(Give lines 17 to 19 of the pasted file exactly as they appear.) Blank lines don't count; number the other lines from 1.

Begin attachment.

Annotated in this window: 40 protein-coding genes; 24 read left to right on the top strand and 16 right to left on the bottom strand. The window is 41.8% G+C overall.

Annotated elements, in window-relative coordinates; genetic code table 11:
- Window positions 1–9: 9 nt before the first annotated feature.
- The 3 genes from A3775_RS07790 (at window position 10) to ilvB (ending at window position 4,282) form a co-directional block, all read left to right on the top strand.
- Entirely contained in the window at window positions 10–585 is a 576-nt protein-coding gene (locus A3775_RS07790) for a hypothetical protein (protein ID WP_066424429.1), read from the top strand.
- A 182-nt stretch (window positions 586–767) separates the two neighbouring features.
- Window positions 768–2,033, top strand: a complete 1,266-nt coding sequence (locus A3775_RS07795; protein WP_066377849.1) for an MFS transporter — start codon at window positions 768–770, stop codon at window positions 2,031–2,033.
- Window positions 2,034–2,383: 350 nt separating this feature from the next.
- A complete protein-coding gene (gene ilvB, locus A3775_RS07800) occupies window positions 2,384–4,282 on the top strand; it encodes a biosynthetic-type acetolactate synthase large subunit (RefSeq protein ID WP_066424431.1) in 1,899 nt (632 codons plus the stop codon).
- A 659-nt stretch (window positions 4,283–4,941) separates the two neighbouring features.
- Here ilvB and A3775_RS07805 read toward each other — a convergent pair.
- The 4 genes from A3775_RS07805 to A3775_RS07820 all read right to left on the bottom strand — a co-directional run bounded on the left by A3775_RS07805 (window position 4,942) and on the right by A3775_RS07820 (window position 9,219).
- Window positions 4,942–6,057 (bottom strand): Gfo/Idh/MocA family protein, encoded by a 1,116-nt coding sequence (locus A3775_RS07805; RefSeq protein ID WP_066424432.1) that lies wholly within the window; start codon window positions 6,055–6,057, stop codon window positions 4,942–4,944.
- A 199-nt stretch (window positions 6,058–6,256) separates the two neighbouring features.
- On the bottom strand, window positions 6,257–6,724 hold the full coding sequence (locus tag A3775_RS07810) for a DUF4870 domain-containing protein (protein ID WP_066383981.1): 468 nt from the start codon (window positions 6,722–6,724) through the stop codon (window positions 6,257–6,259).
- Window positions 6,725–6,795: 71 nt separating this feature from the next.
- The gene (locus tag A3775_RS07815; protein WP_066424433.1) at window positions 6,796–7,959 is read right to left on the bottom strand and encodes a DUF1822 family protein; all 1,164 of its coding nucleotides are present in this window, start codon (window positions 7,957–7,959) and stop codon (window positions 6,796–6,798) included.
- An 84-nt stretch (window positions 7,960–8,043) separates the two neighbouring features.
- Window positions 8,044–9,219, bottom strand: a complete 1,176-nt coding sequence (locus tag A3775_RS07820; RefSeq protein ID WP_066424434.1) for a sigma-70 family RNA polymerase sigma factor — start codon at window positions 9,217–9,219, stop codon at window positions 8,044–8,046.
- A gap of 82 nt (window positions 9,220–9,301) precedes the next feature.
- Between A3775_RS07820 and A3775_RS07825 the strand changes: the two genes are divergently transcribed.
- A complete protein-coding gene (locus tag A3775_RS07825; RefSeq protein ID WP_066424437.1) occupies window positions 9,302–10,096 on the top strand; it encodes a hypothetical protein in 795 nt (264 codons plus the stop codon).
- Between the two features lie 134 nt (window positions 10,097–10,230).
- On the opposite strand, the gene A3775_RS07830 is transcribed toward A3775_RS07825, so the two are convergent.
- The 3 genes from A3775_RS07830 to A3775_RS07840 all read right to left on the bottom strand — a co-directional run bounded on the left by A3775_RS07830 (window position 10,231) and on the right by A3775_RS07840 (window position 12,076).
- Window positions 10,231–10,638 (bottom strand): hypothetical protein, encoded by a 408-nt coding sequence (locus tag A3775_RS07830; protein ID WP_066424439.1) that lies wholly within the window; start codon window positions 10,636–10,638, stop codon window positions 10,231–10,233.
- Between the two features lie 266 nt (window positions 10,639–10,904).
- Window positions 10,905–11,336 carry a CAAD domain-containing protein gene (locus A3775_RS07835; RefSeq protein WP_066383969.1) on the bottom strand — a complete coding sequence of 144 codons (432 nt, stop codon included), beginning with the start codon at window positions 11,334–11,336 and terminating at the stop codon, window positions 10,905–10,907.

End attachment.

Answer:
- The gene (locus tag A3775_RS07815; protein WP_066424433.1) at window positions 6,796–7,959 is read right to left on the bottom strand and encodes a DUF1822 family protein; all 1,164 of its coding nucleotides are present in this window, start codon (window positions 7,957–7,959) and stop codon (window positions 6,796–6,798) included.
- An 84-nt stretch (window positions 7,960–8,043) separates the two neighbouring features.
- Window positions 8,044–9,219, bottom strand: a complete 1,176-nt coding sequence (locus tag A3775_RS07820; RefSeq protein ID WP_066424434.1) for a sigma-70 family RNA polymerase sigma factor — start codon at window positions 9,217–9,219, stop codon at window positions 8,044–8,046.